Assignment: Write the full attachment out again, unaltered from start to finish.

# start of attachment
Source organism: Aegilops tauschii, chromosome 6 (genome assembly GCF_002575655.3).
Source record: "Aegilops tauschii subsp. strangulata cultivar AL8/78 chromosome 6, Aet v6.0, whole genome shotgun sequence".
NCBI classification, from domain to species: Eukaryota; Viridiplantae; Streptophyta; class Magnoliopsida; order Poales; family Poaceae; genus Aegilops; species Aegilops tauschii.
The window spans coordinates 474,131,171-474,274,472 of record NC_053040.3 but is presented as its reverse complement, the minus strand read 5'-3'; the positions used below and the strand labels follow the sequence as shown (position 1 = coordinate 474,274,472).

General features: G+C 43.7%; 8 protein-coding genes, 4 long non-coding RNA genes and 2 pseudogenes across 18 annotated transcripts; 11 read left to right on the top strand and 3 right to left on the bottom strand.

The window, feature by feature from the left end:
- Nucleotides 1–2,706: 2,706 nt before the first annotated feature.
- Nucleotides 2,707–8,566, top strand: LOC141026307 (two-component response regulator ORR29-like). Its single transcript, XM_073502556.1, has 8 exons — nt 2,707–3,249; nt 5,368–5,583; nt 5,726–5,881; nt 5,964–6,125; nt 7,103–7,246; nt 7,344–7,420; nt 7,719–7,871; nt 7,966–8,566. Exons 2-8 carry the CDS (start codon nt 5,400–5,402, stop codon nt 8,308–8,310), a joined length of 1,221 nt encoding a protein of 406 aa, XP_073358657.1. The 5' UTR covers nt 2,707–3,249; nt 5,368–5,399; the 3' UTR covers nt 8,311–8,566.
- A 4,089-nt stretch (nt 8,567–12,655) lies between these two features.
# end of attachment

Source organism: Aegilops tauschii, chromosome 6 (genome assembly GCF_002575655.3).
Source record: "Aegilops tauschii subsp. strangulata cultivar AL8/78 chromosome 6, Aet v6.0, whole genome shotgun sequence".
NCBI classification, from domain to species: Eukaryota; Viridiplantae; Streptophyta; class Magnoliopsida; order Poales; family Poaceae; genus Aegilops; species Aegilops tauschii.
The window spans coordinates 474,131,171-474,274,472 of record NC_053040.3 but is presented as its reverse complement, the minus strand read 5'-3'; the positions used below and the strand labels follow the sequence as shown (position 1 = coordinate 474,274,472).

General features: G+C 43.7%; 8 protein-coding genes, 4 long non-coding RNA genes and 2 pseudogenes across 18 annotated transcripts; 11 read left to right on the top strand and 3 right to left on the bottom strand.

The window, feature by feature from the left end:
- Nucleotides 1–2,706: 2,706 nt before the first annotated feature.
- Nucleotides 2,707–8,566, top strand: LOC141026307 (two-component response regulator ORR29-like). Its single transcript, XM_073502556.1, has 8 exons — nt 2,707–3,249; nt 5,368–5,583; nt 5,726–5,881; nt 5,964–6,125; nt 7,103–7,246; nt 7,344–7,420; nt 7,719–7,871; nt 7,966–8,566. Exons 2-8 carry the CDS (start codon nt 5,400–5,402, stop codon nt 8,308–8,310), a joined length of 1,221 nt encoding a protein of 406 aa, XP_073358657.1. The 5' UTR covers nt 2,707–3,249; nt 5,368–5,399; the 3' UTR covers nt 8,311–8,566.
- A 4,089-nt stretch (nt 8,567–12,655) lies between these two features.